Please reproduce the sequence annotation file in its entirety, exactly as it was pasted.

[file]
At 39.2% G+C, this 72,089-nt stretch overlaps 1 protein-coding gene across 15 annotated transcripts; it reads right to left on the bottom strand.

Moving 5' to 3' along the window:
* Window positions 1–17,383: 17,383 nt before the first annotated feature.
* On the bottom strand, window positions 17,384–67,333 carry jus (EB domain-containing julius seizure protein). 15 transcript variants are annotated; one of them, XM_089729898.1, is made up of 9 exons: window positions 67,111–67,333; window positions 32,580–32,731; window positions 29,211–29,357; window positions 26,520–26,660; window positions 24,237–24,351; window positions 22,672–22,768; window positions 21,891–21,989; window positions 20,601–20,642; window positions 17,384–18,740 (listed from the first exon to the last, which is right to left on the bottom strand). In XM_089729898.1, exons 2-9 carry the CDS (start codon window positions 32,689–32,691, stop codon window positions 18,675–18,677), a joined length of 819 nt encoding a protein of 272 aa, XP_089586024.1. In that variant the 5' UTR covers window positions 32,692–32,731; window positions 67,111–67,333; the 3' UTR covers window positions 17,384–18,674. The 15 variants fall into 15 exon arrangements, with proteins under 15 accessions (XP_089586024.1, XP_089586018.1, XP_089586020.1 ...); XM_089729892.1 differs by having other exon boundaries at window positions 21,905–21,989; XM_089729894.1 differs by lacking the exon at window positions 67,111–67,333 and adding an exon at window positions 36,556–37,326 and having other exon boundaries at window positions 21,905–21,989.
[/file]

At 39.2% G+C, this 72,089-nt stretch overlaps 1 protein-coding gene across 15 annotated transcripts; it reads right to left on the bottom strand.

Moving 5' to 3' along the window:
* Window positions 1–17,383: 17,383 nt before the first annotated feature.
* On the bottom strand, window positions 17,384–67,333 carry jus (EB domain-containing julius seizure protein). 15 transcript variants are annotated; one of them, XM_089729898.1, is made up of 9 exons: window positions 67,111–67,333; window positions 32,580–32,731; window positions 29,211–29,357; window positions 26,520–26,660; window positions 24,237–24,351; window positions 22,672–22,768; window positions 21,891–21,989; window positions 20,601–20,642; window positions 17,384–18,740 (listed from the first exon to the last, which is right to left on the bottom strand). In XM_089729898.1, exons 2-9 carry the CDS (start codon window positions 32,689–32,691, stop codon window positions 18,675–18,677), a joined length of 819 nt encoding a protein of 272 aa, XP_089586024.1. In that variant the 5' UTR covers window positions 32,692–32,731; window positions 67,111–67,333; the 3' UTR covers window positions 17,384–18,674. The 15 variants fall into 15 exon arrangements, with proteins under 15 accessions (XP_089586024.1, XP_089586018.1, XP_089586020.1 ...); XM_089729892.1 differs by having other exon boundaries at window positions 21,905–21,989; XM_089729894.1 differs by lacking the exon at window positions 67,111–67,333 and adding an exon at window positions 36,556–37,326 and having other exon boundaries at window positions 21,905–21,989.